2420           rescheduling modes.
2422       ev_tstamp offset [read-write]
2423           When repeating, this contains the offset value, otherwise this is
2424           the absolute point in time (the "offset" value passed to
2425           "ev_periodic_set", although libev might modify this value for
2426           better numerical stability).
2428           Can be modified any time, but changes only take effect when the
2429           periodic timer fires or "ev_periodic_again" is being called.
2431       ev_tstamp interval [read-write]
2432           The current interval value. Can be modified any time, but changes
2433           only take effect when the periodic timer fires or
2434           "ev_periodic_again" is being called.
2436       ev_tstamp (*reschedule_cb)(ev_periodic *w, ev_tstamp now) [read-write]
2437           The current reschedule callback, or 0, if this functionality is
2438           switched off. Can be changed any time, but changes only take effect
2439           when the periodic timer fires or "ev_periodic_again" is being
2440           called.
2442       Examples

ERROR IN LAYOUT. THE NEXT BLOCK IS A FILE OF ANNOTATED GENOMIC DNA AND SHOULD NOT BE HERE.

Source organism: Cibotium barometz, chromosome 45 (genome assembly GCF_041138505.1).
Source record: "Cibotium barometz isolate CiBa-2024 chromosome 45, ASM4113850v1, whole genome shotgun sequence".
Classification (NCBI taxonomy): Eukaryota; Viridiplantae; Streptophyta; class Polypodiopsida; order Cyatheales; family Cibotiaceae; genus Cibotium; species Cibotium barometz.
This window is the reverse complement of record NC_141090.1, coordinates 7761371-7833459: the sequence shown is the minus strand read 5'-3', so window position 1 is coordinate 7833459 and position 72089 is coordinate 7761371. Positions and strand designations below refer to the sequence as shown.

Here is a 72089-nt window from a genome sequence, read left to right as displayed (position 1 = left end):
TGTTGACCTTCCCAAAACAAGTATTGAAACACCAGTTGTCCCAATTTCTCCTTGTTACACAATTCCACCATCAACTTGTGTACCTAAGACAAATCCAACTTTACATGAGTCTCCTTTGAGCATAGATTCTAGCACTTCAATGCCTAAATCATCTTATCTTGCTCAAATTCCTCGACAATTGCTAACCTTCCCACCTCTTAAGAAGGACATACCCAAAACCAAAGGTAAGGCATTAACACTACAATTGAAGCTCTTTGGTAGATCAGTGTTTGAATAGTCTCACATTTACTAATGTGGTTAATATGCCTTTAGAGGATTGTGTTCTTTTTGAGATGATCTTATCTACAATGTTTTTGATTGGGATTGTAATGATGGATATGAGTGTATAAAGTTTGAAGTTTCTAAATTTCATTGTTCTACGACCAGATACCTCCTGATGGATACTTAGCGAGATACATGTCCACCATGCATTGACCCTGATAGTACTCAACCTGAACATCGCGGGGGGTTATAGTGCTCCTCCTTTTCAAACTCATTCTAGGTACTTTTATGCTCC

2444       Example: Call a callback every hour, or, more precisely, whenever the
2445       system time is divisible by 3600. The callback invocation times have
2446       potentially a lot of jitter, but good long-term stability.
2448          static void
2449          clock_cb (struct ev_loop *loop, ev_periodic *w, int revents)
2450          {
2451            ... its now a full hour (UTC, or TAI or whatever your clock follows)
2452          }
2454          ev_periodic hourly_tick;
2455          ev_periodic_init (&hourly_tick, clock_cb, 0., 3600., 0);
2456          ev_periodic_start (loop, &hourly_tick);
2458       Example: The same as above, but use a reschedule callback to do it:
2460          #include <math.h>
2462          static ev_tstamp
2463          my_scheduler_cb (ev_periodic *w, ev_tstamp now)
2464          {
2465            return now + (3600. - fmod (now, 3600.));
2466          }
2468          ev_periodic_init (&hourly_tick, clock_cb, 0., 0., my_scheduler_cb);
2470       Example: Call a callback every hour, starting now:
2472          ev_periodic hourly_tick;
2473          ev_periodic_init (&hourly_tick, clock_cb,
2474                            fmod (ev_now (loop), 3600.), 3600., 0);
2475          ev_periodic_start (loop, &hourly_tick);